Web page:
“I would say we consider Whitten our go-to call for anything in Brooklyn,” said Sweeney, a friend who lives 100 yards from Morris. “He grew up in Brooklyn and even before he was 100 percent focused on Brooklyn, he actively followed it. Since he’s become the head of the office there, 100 percent of his time is making sure he knows everything going on in Brooklyn.”

Growing up in Brooklyn Heights, Morris recalled, “It was sketchier—just Brooklyn had a lot of a lot more rough edges. And all these neighborhoods that we hear about now were not really considered viable commercial areas—like, no one would go there. I remember coming down to Dumbo when I was in high school, in middle school. And this is where we’d sneak away with groups of kids to have a good time.” He was referring to the plaza under the Brooklyn Bridge, known just as U.T.B., for under the bridge.

Morris has seen the area since become “like a cool place to be” and “sort of a brand.”

While Brooklyn has certainly come a long way since Morris’ childhood, perhaps the fact that only two of the four major brokerages (Newmark and C&W, not CBRE nor JLL (JLL)) have a Brooklyn office is a sign of how far the borough still has to go.

It wasn’t too long ago that the borough was home to only home-grown brokerages. But those firms aren’t providing competition, per Morris.

“When the largest landlord in the country is building a project, there’s a sort of a gravitas and experience they need and local firms haven’t handled 500,000-square-foot buildings,” Morris said. “That’s more in the wheelhouse for someone like a Newmark. If there’s a 10,000-[square-foot development] in the middle of nowhere Brooklyn, we may not be the best resource for it.” Similarly, Falk noted that NKF is “looking to do larger offerings” than are the smaller Brooklyn firms.

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THE MORRIS THE MERRIER: Whitten Morris’ assignments include 57 Willoughby Street.

One landlord touted that in addition to Morris dwelling and working in Brooklyn, his company affiliation mattered.

“As much as we liked that Whitten was from Brooklyn, the Newmark platform is interesting, and we know he’s in daily touch with the Manhattan and Long Island teams,” said Gregory Blake, a director at Meadow Partners. “If we only had a Brooklyn-focused broker they might not have the same platform or reach as a national or international firm would have.”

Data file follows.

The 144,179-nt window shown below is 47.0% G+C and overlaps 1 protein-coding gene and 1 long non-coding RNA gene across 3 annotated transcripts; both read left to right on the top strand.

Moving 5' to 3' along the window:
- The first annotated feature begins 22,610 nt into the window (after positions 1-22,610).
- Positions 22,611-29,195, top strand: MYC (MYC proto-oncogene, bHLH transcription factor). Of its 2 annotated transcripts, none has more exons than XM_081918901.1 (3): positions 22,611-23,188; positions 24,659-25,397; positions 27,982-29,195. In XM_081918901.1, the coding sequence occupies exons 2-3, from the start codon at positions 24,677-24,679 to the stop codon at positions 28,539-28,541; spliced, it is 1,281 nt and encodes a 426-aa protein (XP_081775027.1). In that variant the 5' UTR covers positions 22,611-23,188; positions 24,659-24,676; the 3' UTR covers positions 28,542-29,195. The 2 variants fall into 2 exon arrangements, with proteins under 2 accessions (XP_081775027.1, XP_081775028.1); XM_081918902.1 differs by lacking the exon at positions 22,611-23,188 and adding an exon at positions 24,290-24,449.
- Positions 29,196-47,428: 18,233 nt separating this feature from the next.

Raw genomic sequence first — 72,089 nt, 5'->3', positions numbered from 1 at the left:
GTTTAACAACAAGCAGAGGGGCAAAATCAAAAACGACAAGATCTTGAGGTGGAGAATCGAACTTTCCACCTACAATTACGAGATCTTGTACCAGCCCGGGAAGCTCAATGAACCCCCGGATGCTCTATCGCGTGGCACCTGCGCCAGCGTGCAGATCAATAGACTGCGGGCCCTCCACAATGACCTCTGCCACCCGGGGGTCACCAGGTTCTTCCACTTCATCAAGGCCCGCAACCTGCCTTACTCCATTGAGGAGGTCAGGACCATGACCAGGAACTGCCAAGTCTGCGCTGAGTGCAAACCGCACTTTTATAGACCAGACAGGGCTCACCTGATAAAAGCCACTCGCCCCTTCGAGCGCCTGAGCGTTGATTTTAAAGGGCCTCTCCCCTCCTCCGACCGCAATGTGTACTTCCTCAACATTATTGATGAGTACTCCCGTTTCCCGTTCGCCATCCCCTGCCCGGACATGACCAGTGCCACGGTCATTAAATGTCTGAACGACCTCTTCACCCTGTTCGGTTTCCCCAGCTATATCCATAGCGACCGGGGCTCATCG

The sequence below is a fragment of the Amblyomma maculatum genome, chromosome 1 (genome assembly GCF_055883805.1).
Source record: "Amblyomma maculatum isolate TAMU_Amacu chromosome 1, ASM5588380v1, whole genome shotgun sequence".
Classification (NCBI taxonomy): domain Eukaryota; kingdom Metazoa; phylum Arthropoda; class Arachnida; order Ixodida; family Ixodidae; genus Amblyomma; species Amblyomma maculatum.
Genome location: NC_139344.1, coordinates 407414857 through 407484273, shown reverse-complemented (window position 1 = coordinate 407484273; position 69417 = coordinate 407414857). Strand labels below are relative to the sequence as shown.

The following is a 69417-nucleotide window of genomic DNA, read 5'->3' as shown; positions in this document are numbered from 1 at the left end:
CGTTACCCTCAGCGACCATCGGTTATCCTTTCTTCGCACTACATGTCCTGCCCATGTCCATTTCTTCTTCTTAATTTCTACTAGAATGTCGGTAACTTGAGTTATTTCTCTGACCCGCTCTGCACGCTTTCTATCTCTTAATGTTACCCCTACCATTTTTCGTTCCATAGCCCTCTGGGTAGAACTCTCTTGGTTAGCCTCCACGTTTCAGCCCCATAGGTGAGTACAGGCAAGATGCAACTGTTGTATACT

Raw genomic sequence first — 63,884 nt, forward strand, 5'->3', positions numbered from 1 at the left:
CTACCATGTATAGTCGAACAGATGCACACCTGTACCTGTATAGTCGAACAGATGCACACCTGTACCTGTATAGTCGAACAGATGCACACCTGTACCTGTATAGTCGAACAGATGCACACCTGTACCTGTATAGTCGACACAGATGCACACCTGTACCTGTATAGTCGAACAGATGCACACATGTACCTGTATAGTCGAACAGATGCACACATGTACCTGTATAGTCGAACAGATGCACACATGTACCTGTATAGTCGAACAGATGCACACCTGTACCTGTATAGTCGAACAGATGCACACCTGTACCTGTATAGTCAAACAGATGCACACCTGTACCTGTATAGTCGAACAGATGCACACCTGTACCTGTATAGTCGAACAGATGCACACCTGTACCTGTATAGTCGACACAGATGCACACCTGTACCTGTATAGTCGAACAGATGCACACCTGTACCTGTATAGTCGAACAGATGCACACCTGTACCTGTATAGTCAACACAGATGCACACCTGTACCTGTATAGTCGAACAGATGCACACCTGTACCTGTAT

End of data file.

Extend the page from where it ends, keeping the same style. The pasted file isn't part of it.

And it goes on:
Meadows Partners bought Helen Keller Services for the Blind’s headquarters at 57 Willoughby Street, a six-story, 96,000-square-foot building, for $54 million in December 2016. Helen Keller occupied half the building until a month ago.

“In the interim, he and his team cut new deals with existing tenants, and created a building within a building,” Blake said. With Helen Keller gone, Morris’ team has “the top half of the building to lease.”

Morris “reached two new 15-year leases for long-term [nonprofit] tenants. They both needed to expand. They had outgrown their spaces. So, we offered building them new entrances and giving them [tenant improvements] in exchange for new leases, bringing up the rent and expanded spaces.”

Morris has been invaluable at Dumbo Heights, per Lavin. 

In addition to 57 Willoughby Street and Dumbo Heights, Morris’ current assignments include Building 19 at Industry City, 1 Willoughby Square, 12 Franklin Avenue, 203 Jay Street, 134 Broadway and 77 Washington Avenue. The properties range in size from 26,000 square feet (77 Washington) to 1 million square feet (Building 19 at Industry City).

Outside of work, Morris is an established squash player, playing in amateur and professional tournaments. (He was slated to play in a Brooklyn tournament last weekend.) Morris met landlord Edward Minskoff on the court 15 years ago, and the pair has played in doubles tournaments together. While they haven’t partnered off the court, Minskoff said: “In business, he has a good reputation. He’s morally top notch, and he’s believable. And that’s important, especially in the brokerage business.”

Besides squash, Morris plays tennis and skis. “He’s one hell of an athlete,” said Brian Waterman, a principal at NKF, who was disappointed when, two weekends ago, he arrived in Aspen for skiing just as Morris was heading home.

Athletic prowess bodes well for brokers.

“Athletes make good brokers because they understand the dedication that’s involved and the commitment,” Waterman said. “It’s not a job. It’s a commitment.”

Real estate attorney Jonathan Mechanic, a partner at Fried Frank, knew Morris as he was growing up (he was friends with Morris’ parents) and remembered a strong tennis player in his adolescence. He noted that Morris still is “a first-class tennis player and squash player.” He added, “He’s also my guy for Brooklyn. If I want to know something about Brooklyn or the Long Island City market [I call Whitten].”

A couple of weeks ago, Mechanic and another Fried Frank partner had Morris give them a tour of real estate development in Brooklyn and LIC.

“It was helpful to be updated on the state of the market—what was leasing, what was leasing better and what was not leasing as well,” Mechanic said.

Clients really like Morris, a number of his current and former colleagues said.

“Whitten is very likable,” Stacom said. “He has a great personality—he’s fun and he’s genuine. Those two attributes win people over very quickly.”